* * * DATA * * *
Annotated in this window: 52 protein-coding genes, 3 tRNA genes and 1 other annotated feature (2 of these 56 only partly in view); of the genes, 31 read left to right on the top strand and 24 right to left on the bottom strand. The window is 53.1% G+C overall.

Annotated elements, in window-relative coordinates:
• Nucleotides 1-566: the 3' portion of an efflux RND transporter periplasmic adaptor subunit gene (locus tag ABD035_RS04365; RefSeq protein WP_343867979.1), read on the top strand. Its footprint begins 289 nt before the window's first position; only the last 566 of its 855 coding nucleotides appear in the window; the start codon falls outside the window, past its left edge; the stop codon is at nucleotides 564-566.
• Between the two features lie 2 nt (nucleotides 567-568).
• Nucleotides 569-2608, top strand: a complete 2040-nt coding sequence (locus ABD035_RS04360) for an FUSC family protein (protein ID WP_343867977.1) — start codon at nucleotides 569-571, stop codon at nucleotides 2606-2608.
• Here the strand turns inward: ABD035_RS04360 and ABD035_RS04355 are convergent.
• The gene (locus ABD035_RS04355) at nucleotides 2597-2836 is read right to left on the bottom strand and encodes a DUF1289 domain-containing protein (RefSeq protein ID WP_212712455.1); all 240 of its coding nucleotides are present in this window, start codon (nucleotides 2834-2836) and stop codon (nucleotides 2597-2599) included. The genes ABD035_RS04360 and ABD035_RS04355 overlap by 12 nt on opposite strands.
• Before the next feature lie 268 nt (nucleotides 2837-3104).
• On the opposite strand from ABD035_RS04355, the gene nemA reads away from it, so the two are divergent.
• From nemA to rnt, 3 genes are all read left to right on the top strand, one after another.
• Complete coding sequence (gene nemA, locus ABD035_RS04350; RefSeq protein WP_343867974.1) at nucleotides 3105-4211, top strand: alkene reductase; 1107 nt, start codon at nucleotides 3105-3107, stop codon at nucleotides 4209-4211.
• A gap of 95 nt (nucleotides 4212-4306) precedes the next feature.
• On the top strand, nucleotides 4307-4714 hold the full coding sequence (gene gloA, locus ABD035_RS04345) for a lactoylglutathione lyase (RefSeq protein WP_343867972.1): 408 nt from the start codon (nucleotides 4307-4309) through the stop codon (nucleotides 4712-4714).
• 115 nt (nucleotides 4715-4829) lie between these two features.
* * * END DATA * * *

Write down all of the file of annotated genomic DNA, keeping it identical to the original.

Annotated in this window: 52 protein-coding genes, 3 tRNA genes and 1 other annotated feature (2 of these 56 only partly in view); of the genes, 31 read left to right on the top strand and 24 right to left on the bottom strand. The window is 53.1% G+C overall.

Annotated elements, in window-relative coordinates:
• Nucleotides 1-566: the 3' portion of an efflux RND transporter periplasmic adaptor subunit gene (locus tag ABD035_RS04365; RefSeq protein WP_343867979.1), read on the top strand. Its footprint begins 289 nt before the window's first position; only the last 566 of its 855 coding nucleotides appear in the window; the start codon falls outside the window, past its left edge; the stop codon is at nucleotides 564-566.
• Between the two features lie 2 nt (nucleotides 567-568).
• Nucleotides 569-2608, top strand: a complete 2040-nt coding sequence (locus ABD035_RS04360) for an FUSC family protein (protein ID WP_343867977.1) — start codon at nucleotides 569-571, stop codon at nucleotides 2606-2608.
• Here the strand turns inward: ABD035_RS04360 and ABD035_RS04355 are convergent.
• The gene (locus ABD035_RS04355) at nucleotides 2597-2836 is read right to left on the bottom strand and encodes a DUF1289 domain-containing protein (RefSeq protein ID WP_212712455.1); all 240 of its coding nucleotides are present in this window, start codon (nucleotides 2834-2836) and stop codon (nucleotides 2597-2599) included. The genes ABD035_RS04360 and ABD035_RS04355 overlap by 12 nt on opposite strands.
• Before the next feature lie 268 nt (nucleotides 2837-3104).
• On the opposite strand from ABD035_RS04355, the gene nemA reads away from it, so the two are divergent.
• From nemA to rnt, 3 genes are all read left to right on the top strand, one after another.
• Complete coding sequence (gene nemA, locus ABD035_RS04350; RefSeq protein WP_343867974.1) at nucleotides 3105-4211, top strand: alkene reductase; 1107 nt, start codon at nucleotides 3105-3107, stop codon at nucleotides 4209-4211.
• A gap of 95 nt (nucleotides 4212-4306) precedes the next feature.
• On the top strand, nucleotides 4307-4714 hold the full coding sequence (gene gloA, locus ABD035_RS04345) for a lactoylglutathione lyase (RefSeq protein WP_343867972.1): 408 nt from the start codon (nucleotides 4307-4309) through the stop codon (nucleotides 4712-4714).
• 115 nt (nucleotides 4715-4829) lie between these two features.